BICOL MUSIC FESTIVAL RELOADED 2017: The Search for Tanog Bikol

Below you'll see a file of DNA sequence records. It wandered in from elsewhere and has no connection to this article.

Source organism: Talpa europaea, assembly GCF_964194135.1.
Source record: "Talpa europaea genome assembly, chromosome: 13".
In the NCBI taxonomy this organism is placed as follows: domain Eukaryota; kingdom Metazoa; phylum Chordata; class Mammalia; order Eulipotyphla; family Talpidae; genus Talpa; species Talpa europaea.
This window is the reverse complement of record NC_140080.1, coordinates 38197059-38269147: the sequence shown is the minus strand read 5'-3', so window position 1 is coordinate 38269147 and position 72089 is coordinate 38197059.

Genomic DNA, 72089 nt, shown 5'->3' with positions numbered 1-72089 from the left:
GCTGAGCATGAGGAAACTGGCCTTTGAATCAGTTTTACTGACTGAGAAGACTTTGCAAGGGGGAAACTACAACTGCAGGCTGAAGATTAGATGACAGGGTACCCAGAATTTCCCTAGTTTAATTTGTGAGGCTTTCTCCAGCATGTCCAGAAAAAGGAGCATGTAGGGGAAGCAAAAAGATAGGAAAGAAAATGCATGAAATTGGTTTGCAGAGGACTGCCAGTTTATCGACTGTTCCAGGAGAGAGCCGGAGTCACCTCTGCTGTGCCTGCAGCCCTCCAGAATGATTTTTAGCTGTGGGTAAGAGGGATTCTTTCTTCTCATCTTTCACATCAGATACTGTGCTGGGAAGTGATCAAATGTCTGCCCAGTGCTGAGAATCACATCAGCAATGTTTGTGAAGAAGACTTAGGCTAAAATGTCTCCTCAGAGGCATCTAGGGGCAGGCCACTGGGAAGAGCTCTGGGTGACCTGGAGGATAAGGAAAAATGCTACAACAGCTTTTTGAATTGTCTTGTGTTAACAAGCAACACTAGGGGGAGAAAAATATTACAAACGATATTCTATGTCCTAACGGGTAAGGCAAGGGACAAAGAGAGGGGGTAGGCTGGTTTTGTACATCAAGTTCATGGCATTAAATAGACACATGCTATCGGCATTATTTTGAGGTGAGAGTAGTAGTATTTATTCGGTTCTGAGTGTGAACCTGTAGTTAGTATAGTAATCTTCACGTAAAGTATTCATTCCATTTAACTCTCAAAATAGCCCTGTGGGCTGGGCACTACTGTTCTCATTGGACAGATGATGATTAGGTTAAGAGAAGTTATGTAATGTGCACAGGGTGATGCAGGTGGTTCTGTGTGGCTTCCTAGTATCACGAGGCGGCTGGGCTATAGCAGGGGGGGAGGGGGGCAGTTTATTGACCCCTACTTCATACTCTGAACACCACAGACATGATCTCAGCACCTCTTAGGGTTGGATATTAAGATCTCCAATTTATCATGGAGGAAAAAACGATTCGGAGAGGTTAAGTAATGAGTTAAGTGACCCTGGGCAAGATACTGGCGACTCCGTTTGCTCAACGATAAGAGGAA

THE Bicol Music Festival Reloaded 2017 held last Tuesday, Sep. 12, marks a turning point in the search for Tanog Bikol, or a distinctive “Bikol Sound” via an increase in the production and preservation of original Bikol music. Sixteen finalists were chosen from the many entries submitted to that festival. It was clear, even when the songs were played over FM Radio Station 91.9 BBS which songs would win and they did – “Kugos” with lyrics by Imelda A. Nardo and music by James Reburiano, “Huyom” by Moi Fernandez with John Carl Denina assisting in the arrangement, and “An Mawot kong Magibo” by Marivic Salvador Malanyaon arranged by Muloi Prado. It is interesting to note that all the song writers are educators. That these pieces won is not surprising. They are poignant songs of pungaw and hidaw in the Standards genre. In “Kugos” (Embrace), a child longs for a mother’s loving embrace. The persona in “An Huyom Mo” (Your Smile) pines for the smile of loved ones who have to work overseas for a living. “An Mawot kong Magibo” is about a child who has to help earn a living before and after school and has no time to sleep in or play, an mawot niyang magibo, to achieve the dream of a better life. Time, however, will be the ultimate judge of which piece will last. For example, the 35-year old “Boses ni Lolo” by Henry Turalde won the second and not the first prize in a contest more than three decades ago. It is valued and played more now than the other winning pieces, even over the song that won the first prize. A highlight of the festival was Turalde’s presence and his surprise gift of a heartwarming rendition of his piece, sang together with Wowie Nabua and singer Ed Jaira Binamira of Partido. It is gratifying that the festival is back, that there were more than 50 submitted entries, and that an eclectic mix was chosen as grand finalists. The entries were of various genres, standard, pop, rock though, so it would be awesome if the next festival (may it live long and prosper) could have at least two categories – one for standards and another for pop/rock so that music that appeals to a younger audience could also win major awards. For example, “Buhay Paralawod” although sung reggae style is uniquely Bikol and takes from the everyday life of fisherfolk. The first lines is a list of fish starting with “Sirom, sirom, kuwaw, turingan, buraw.” Literature professor Marifa Borja-Prado says she can teach it as a folksy counterpoint to Pablo Neruda’s “Oda al Mar.” Three other pop/rock songs deserve notice: “Tatak Oragon” by Jeev Paladan Barrosa about pride of place and the Bikolnon’s resiliency, Abiel Candelaria’s “Sako, Saimo, Mapuon” with its timely message of the need for change in one’s own self, and “Hugakon” with its old-fashioned kick at the lazy Bikolnon’s backside. “Daragang Nagueña” has a catchy tune, but its lyrics are an instant turn-off, with the sexist focus on a woman’s physical characteristics and even the normalization of harassment via wolf whistles. A funny song about borrowing money is Lyndon Salcedo’s “Yaon Saen ka Na” and “Tagay na ManGa Padi” is easily an extension of drinking songs and the tigsik. Many of the other finalists deserve their place in the list, although some tunes sound too similar to mainstream songs. Support, collaboration needed Why has Bikol music not made an impact in the region in the past though? Interviews of active Bikol composers of both classic and pop music for the textbook Kabansayan Contemporary Arts from the Regions (Bikol) in 2016 surfaced this insight: that though there is no lack of talent or even of effort among music artists, the support for the blossoming of Bikol music is still sorely deficient. There is no dearth of individual talents either, with the likes of singers Raymond Roldan, Jonathan de la Paz Zaens and choirmaster Roy Regaspi, only three among many other now famous names. Fr. Fruto Ll. Ramirez S.J. of Baao has composed church music such as the moving “Inang Mamomot-on,” still being sung today. Joseph Reburiano, who teaches at the Ateneo de Naga University also composes original church music, among them, another paean to the Mother, Ina nin Kabikolan. Towns such as Baao, Camarines Sur have estudiantina musicians that organize and rehearse regularly to perform for Good Government somehow supports the Bikol music scene by funding music competitions and festivals, as well as videos to promote their cities to tourists. The late 1990s and early 2000s brought some good original works, spurred by the Goa Song Festival of Marcial Pan and the Bikol Music Festival of Luis Villafuerte Sr. with the efforts of the Development Institute for Bikol Artists (DIBA) and the Bikol Heritage Foundation. Some of these recent Bikol originals are still sung in the 2000s. In Naga and in Albay, 4rk Barrel and Karampag have produced original songs with a contemporary beat, with the latter focusing on social issues.